Cross-promotion is more effective than regular marketing because it offers social proof. Both companies essentially vouch for each other. In the example of the house party, you’ll make friends more easily when your neighbor has talked you up. Cross-promoted audiences transfer the loyalty they feel for one brand onto the other.
There are, of course, potential risks. If companies don’t choose their partners carefully, they may harm their own brand, as high-end fashion retailer Neiman Marcus learned when it partnered with Target. Critics accused Target of high prices and Neiman Marcus of low quality.
Brands that don’t properly label their cross-promotion as such can also run afoul of the FCC. In 2016 the FCC released guidelines requiring online influencers to disclose their relationship to the brands when they’ve been compensated. If you’re cross-promoting with another brand and money is involved, make that clear. It helps you stay compliant and it’s far better to be transparent than risk breaking your audience’s trust.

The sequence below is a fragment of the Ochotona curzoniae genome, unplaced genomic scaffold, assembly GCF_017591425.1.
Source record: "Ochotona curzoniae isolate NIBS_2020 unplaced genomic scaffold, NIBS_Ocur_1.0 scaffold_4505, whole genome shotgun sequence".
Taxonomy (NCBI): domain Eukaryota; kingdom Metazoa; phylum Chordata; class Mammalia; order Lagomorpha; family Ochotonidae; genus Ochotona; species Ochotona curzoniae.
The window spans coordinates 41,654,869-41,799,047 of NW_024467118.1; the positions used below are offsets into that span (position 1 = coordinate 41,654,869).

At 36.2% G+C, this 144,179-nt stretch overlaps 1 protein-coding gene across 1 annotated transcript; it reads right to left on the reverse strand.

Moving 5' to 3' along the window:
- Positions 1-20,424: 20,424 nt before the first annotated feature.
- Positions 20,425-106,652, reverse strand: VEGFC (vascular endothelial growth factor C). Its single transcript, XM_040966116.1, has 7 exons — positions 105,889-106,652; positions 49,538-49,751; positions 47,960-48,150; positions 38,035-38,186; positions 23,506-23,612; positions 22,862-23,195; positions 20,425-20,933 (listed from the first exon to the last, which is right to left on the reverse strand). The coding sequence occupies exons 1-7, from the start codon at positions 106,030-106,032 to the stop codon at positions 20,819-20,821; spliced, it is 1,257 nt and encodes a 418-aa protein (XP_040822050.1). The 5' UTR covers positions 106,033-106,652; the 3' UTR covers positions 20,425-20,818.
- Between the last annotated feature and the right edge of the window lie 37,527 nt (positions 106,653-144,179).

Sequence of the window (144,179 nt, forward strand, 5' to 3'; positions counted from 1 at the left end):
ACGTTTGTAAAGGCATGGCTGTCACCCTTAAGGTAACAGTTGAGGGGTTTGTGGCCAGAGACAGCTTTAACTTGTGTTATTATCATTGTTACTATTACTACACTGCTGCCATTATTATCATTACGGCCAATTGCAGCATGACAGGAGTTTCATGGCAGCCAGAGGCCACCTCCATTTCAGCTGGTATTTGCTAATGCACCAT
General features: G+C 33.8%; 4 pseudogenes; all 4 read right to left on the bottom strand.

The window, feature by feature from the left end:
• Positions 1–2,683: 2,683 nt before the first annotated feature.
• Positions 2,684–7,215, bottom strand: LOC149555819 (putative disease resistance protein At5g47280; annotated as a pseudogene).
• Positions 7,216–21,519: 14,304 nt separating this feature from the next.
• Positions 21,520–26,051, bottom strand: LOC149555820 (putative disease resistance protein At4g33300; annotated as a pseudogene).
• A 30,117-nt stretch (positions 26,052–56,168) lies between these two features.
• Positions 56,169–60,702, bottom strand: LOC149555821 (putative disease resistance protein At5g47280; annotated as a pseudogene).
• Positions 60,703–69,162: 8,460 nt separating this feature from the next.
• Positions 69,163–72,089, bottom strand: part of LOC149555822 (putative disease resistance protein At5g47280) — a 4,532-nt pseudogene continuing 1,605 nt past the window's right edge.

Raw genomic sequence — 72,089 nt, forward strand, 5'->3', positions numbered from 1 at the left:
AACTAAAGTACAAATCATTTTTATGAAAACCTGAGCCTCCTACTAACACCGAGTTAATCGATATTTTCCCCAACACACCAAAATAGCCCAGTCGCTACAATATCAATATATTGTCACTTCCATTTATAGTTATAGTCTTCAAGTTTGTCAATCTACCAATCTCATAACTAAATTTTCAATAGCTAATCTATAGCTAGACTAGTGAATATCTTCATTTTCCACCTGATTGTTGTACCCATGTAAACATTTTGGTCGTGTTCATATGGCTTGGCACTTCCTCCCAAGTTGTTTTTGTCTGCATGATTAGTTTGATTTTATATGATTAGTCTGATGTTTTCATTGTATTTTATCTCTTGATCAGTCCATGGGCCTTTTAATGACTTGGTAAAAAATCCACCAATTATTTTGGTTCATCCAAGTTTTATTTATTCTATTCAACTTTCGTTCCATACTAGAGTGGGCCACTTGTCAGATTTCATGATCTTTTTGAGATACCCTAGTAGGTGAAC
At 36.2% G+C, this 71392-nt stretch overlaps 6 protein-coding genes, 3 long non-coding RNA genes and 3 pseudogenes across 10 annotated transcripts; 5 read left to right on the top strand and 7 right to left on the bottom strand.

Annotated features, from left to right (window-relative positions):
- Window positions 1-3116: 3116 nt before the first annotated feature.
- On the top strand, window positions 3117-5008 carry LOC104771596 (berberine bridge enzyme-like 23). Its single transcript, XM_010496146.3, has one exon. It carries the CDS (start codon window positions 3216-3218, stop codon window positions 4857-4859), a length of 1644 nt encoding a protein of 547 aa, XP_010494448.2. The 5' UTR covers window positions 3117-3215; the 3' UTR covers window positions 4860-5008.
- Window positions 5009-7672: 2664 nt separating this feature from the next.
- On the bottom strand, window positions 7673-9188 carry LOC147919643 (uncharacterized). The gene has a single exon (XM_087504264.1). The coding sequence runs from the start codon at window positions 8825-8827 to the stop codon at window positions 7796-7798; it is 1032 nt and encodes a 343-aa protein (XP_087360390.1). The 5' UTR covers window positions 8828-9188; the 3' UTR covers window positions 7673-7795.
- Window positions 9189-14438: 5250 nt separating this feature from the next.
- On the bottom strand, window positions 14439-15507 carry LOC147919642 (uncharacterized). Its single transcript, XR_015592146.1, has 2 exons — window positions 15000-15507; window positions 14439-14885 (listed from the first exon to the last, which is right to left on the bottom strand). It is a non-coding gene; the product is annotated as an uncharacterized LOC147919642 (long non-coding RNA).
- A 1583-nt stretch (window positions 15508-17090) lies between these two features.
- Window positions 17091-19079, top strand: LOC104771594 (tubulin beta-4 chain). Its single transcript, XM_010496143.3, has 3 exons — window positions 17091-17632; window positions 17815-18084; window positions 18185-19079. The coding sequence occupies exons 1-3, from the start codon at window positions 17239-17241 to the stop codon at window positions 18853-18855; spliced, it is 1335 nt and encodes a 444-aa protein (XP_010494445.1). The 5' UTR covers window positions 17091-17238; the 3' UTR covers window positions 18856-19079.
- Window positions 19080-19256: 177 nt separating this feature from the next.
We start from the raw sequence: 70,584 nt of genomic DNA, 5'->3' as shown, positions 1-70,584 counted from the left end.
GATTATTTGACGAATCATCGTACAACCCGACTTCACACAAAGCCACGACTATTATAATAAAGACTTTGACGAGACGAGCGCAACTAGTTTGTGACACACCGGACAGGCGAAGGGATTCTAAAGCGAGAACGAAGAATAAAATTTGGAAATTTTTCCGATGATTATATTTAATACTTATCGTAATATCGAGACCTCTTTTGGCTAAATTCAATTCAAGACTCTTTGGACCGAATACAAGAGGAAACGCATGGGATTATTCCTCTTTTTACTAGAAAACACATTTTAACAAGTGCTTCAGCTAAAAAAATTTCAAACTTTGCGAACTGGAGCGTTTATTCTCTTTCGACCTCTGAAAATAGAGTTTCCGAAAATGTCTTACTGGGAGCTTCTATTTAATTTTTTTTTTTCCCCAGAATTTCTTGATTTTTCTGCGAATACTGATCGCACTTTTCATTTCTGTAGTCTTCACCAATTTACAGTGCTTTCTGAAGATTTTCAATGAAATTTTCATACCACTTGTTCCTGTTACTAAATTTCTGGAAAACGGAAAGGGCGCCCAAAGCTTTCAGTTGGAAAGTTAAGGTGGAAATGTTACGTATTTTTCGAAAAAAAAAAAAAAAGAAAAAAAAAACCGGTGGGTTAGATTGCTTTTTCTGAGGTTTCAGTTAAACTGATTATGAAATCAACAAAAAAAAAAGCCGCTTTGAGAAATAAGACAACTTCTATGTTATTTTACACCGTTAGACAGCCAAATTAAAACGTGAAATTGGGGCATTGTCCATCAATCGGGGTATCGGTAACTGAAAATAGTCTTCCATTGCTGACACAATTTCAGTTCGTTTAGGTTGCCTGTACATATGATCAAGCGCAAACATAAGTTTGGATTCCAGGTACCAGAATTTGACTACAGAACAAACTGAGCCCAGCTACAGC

Seven examples of cross promotion
Cross-promotion is exceedingly common. Examples range from big enterprises pushing each other’s products to authors promoting their books at a bookstore. The definition grows hazy when money is involved and cross-promotion strays into sponsorship. But any time there is a transfer of brand affinity – that is, when tying the two brands together adds value to each – it’s considered cross-promotion.
Here are some examples:
1. Out-of-brand cross-promotion
Uber and Spotify teamed up to make Spotify playlists available in Uber rides. While waiting for the Uber to arrive, users were prompted to create their own music playlists. This helped Uber make waiting for a car less frustrating and gave Spotify access to Uber’s audience.